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Domestic Violence Is Not So Private

By Shabana Azmi

The Deccan Herald [India]
13 August, 2003

More than eight out of ten men commit violence against wives; four
out of ten use physical violence against their wives; and one out of
every two men commits sexual violence against his wife.

What else do we know? One out of three men engage in violence while
their wives are pregnant. One out of three men indulge in physical
violence that causes injury to their wives.

As we prepare to celebrate India's 57th Independence Day, I wish to
focus on two issues that are restricting social opportunities for
people in India. Domestic violence and communal violence are
acquiring disturbing dimensions - one within the private sphere of
the household and the other in the public domain of civil society.

What is even more shocking is that alarmingly high proportions of
husbands justify the use of force. Some 80 per cent of husbands feel
that force is justified if the wife is disrespectful towards them or
their families. Some 60 per cent justify force if the wife does not
follow their instructions.

Who are these men? They are all Indians. For some two years now,
Indian researchers and activists, supported by the International
Center for Research on Women (ICRW), have been exploring the
much-neglected issue of domestic violence and masculinity in India.
The data pertains to studies in Rajasthan, Tamil Nadu and Punjab.

Nobel laureate Amartya Sen sees development as an expansion of
freedoms - from want, hunger, exploitation, political suppression and
so on. But then the assessment of progress must include freedom from
fear as well. In fact all other freedoms lose their shine and become
meaningless unless all individuals are ensured a life without fear.

Cultural Pluralism

Marital and domestic violence may be a private affair but its public
consequences are too serious. Violent behaviour spreads quickly from
the home to the community, and finally to the society. Children who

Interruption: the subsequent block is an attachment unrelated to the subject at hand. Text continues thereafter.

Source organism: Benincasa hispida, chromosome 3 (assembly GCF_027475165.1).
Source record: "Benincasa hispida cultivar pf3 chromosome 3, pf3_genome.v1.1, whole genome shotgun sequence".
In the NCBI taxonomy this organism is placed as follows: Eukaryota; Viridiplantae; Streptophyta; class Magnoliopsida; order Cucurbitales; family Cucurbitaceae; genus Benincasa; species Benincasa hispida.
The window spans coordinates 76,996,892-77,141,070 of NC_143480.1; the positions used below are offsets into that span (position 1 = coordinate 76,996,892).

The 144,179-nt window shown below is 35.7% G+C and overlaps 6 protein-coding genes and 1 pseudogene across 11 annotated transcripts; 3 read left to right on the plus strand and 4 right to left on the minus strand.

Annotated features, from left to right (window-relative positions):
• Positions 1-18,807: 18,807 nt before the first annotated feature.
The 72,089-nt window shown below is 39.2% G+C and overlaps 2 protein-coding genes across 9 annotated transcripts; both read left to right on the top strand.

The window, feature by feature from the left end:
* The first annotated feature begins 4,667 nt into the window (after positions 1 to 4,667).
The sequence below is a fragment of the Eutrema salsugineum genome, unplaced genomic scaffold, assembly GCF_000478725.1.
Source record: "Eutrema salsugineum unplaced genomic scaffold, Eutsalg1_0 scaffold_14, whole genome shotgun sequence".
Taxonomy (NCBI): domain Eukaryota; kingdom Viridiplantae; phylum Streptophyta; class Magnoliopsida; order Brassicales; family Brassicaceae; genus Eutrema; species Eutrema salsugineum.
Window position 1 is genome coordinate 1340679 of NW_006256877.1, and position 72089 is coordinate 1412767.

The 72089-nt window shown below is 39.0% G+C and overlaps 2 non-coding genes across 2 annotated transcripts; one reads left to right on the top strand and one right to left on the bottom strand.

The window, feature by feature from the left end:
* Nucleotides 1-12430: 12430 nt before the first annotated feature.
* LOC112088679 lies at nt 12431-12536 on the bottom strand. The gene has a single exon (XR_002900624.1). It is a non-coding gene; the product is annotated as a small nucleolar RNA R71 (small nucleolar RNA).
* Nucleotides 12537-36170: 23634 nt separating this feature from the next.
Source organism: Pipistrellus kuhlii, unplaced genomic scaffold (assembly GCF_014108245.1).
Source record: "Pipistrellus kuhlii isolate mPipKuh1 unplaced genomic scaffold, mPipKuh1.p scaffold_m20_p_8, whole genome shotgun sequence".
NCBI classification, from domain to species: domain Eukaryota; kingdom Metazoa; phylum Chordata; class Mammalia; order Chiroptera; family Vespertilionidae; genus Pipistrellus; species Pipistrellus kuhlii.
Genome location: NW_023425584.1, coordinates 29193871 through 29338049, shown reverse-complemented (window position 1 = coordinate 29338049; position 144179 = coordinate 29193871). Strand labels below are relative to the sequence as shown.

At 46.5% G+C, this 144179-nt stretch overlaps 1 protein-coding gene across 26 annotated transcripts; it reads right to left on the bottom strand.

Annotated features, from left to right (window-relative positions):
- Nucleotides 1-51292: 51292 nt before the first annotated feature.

witness domestic violence are more prone to repeat such action when
they grow up. Now, let us move to communal violence. I grew up in a
commune-like situation in Mumbai since my father was a member of the
Communist Party.

All festivals - Holi, Diwali, Eid, Christmas and Ganesh Chaturthi -
were celebrated with great fervour. On August 15 and January 26 we
would be put in an open truck to view the festive lights that lit up
the city.

Having grown up in a cosmopolitan atmosphere, I took for granted the
pluralism of Indian culture. So in the post-Babri Masjid days when
the word 'Muslim' was hurled at me as an accusation, I was shocked.

For me being Muslim was Urdu, Biryani, Eid and Gharara-Kuita - it was
a cultural identity just as much as Holi, Diwali and phooljharis
were. But suddenly the fact that I was born into a particular
religion was being forced on me as my only identity. (However, this
is not the truth in entire India, India's greatest strength is her
pluralism and her composite culture.)

If you ask me who I am, I will say I am a woman, an Indian, an actor,
a Member of Parliament, a Muslim, a daughter, a wife and so on. My
being Muslim is only one part of my identity. Unfortunately, an
attempt is being made to compress identity into the narrow confines
of a particular religion one was born in.

Eluding Justice

Communalism must be understood as a political ideology that whips up
grievances related to the past, some real and some imaginary, that
need to be redressed in present times, and thus a means for
contemporary political mobilisation. It has practically nothing to do
with religion except to use it in a manner that is divisive and

The violence thus unleashed continues to fester because justice never
seems to be done. In riot after riot nobody gets punished. The
brutalised community thus feels marginalized and loses faith in the
State's ability to provide redress, giving rise to insecurity and

The first casualty of violence is social opportunity to live a
dignified life, finding employment or even basic health care.
Distrust is among the root causes of such violence, be it is domestic
or communal violence.

On the 57th Independence Day let us celebrate India's pluralism, her
composite culture, her diversity - real strength of our
multi-religious, multi-lingual and multi-ethnic society.